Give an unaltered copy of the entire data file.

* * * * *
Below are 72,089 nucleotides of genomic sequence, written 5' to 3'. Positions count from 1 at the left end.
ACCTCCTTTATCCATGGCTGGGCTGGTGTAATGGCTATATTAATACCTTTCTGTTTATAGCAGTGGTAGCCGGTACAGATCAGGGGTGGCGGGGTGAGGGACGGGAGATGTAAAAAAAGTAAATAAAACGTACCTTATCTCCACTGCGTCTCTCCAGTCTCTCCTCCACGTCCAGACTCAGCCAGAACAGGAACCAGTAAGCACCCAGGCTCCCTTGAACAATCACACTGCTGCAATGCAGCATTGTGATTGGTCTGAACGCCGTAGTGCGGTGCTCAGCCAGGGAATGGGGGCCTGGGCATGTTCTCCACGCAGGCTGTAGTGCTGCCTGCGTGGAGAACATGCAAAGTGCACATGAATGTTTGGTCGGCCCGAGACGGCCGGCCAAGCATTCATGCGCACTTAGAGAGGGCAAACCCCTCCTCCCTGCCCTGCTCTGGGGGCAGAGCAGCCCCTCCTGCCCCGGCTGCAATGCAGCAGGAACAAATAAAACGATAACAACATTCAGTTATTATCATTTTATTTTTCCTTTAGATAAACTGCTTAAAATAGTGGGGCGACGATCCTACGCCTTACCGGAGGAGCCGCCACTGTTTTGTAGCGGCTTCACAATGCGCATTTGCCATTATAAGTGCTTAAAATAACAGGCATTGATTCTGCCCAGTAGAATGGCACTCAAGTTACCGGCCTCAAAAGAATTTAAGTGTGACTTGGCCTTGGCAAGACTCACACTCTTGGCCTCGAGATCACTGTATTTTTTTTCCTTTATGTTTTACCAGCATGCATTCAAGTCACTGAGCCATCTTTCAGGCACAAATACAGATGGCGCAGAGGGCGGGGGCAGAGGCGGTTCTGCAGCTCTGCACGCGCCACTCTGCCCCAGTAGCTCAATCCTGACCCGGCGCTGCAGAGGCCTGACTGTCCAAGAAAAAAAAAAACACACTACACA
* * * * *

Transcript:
Below are 72,089 nucleotides of genomic sequence, written 5' to 3'. Positions count from 1 at the left end.
ACCTCCTTTATCCATGGCTGGGCTGGTGTAATGGCTATATTAATACCTTTCTGTTTATAGCAGTGGTAGCCGGTACAGATCAGGGGTGGCGGGGTGAGGGACGGGAGATGTAAAAAAAGTAAATAAAACGTACCTTATCTCCACTGCGTCTCTCCAGTCTCTCCTCCACGTCCAGACTCAGCCAGAACAGGAACCAGTAAGCACCCAGGCTCCCTTGAACAATCACACTGCTGCAATGCAGCATTGTGATTGGTCTGAACGCCGTAGTGCGGTGCTCAGCCAGGGAATGGGGGCCTGGGCATGTTCTCCACGCAGGCTGTAGTGCTGCCTGCGTGGAGAACATGCAAAGTGCACATGAATGTTTGGTCGGCCCGAGACGGCCGGCCAAGCATTCATGCGCACTTAGAGAGGGCAAACCCCTCCTCCCTGCCCTGCTCTGGGGGCAGAGCAGCCCCTCCTGCCCCGGCTGCAATGCAGCAGGAACAAATAAAACGATAACAACATTCAGTTATTATCATTTTATTTTTCCTTTAGATAAACTGCTTAAAATAGTGGGGCGACGATCCTACGCCTTACCGGAGGAGCCGCCACTGTTTTGTAGCGGCTTCACAATGCGCATTTGCCATTATAAGTGCTTAAAATAACAGGCATTGATTCTGCCCAGTAGAATGGCACTCAAGTTACCGGCCTCAAAAGAATTTAAGTGTGACTTGGCCTTGGCAAGACTCACACTCTTGGCCTCGAGATCACTGTATTTTTTTTCCTTTATGTTTTACCAGCATGCATTCAAGTCACTGAGCCATCTTTCAGGCACAAATACAGATGGCGCAGAGGGCGGGGGCAGAGGCGGTTCTGCAGCTCTGCACGCGCCACTCTGCCCCAGTAGCTCAATCCTGACCCGGCGCTGCAGAGGCCTGACTGTCCAAGAAAAAAAAAAACACACTACACA